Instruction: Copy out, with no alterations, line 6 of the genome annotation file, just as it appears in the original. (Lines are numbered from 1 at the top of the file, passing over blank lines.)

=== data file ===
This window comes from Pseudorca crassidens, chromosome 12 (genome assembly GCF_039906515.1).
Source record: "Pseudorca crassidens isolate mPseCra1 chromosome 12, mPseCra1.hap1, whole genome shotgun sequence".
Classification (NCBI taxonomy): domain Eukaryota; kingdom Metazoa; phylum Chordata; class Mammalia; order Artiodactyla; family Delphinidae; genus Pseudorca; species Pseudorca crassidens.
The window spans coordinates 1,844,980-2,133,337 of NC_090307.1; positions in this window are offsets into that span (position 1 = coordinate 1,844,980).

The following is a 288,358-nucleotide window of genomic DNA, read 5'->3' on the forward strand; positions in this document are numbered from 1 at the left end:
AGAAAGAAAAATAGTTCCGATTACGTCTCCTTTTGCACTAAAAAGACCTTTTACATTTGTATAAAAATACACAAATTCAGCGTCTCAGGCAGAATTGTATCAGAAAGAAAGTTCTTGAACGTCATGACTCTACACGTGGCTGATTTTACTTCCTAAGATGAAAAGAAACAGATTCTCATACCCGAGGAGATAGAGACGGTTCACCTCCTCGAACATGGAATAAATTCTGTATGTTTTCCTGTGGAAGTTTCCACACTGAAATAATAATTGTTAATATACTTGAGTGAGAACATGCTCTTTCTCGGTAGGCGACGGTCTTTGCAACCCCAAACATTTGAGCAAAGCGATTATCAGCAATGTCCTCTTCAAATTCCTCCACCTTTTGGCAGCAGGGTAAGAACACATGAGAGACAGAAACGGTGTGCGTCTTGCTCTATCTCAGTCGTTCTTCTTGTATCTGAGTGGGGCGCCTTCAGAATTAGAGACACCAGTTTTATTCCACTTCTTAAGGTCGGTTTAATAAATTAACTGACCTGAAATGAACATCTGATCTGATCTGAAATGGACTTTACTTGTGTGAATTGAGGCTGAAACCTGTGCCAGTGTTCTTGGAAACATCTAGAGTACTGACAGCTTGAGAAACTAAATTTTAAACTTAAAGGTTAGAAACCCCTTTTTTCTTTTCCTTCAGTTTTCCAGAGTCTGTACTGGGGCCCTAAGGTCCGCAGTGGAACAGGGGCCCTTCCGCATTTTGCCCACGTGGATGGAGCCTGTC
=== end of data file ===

AGAAAGAAAAATAGTTCCGATTACGTCTCCTTTTGCACTAAAAAGACCTTTTACATTTGTATAAAAATACACAAATTCAGCGTCTCAGGCAGAATTGTATCAGAAAGAAAGTTCTTGAACGTCATGACTCTACACGTGGCTGATTTTACTTCCTAAGATGAAAAGAAACAGATTCTCATACCCGAGGAGATAGAGACGGTTCACCTCCTCGAACATGGAATAAATTCTGTATGTTTTCCTGTGGAAGTTTCCACACTGAAATAATAATTGTTAATATACTTGAGTGAGAACATGCTCTTTCTCGGTAGGCGACGGTCTTTGCAACCCCAAACATTTGAGCAAAGCGATTATCAGCAATGTCCTCTTCAAATTCCTCCACCTTTTGGCAGCAGGGTAAGAACACATGAGAGACAGAAACGGTGTGCGTCTTGCTCTATCTCAGTCGTTCTTCTTGTATCTGAGTGGGGCGCCTTCAGAATTAGAGACACCAGTTTTATTCCACTTCTTAAGGTCGGTTTAATAAATTAACTGACCTGAAATGAACATCTGATCTGATCTGAAATGGACTTTACTTGTGTGAATTGAGGCTGAAACCTGTGCCAGTGTTCTTGGAAACATCTAGAGTACTGACAGCTTGAGAAACTAAATTTTAAACTTAAAGGTTAGAAACCCCTTTTTTCTTTTCCTTCAGTTTTCCAGAGTCTGTACTGGGGCCCTAAGGTCCGCAGTGGAACAGGGGCCCTTCCGCATTTTGCCCACGTGGATGGAGCCTGTC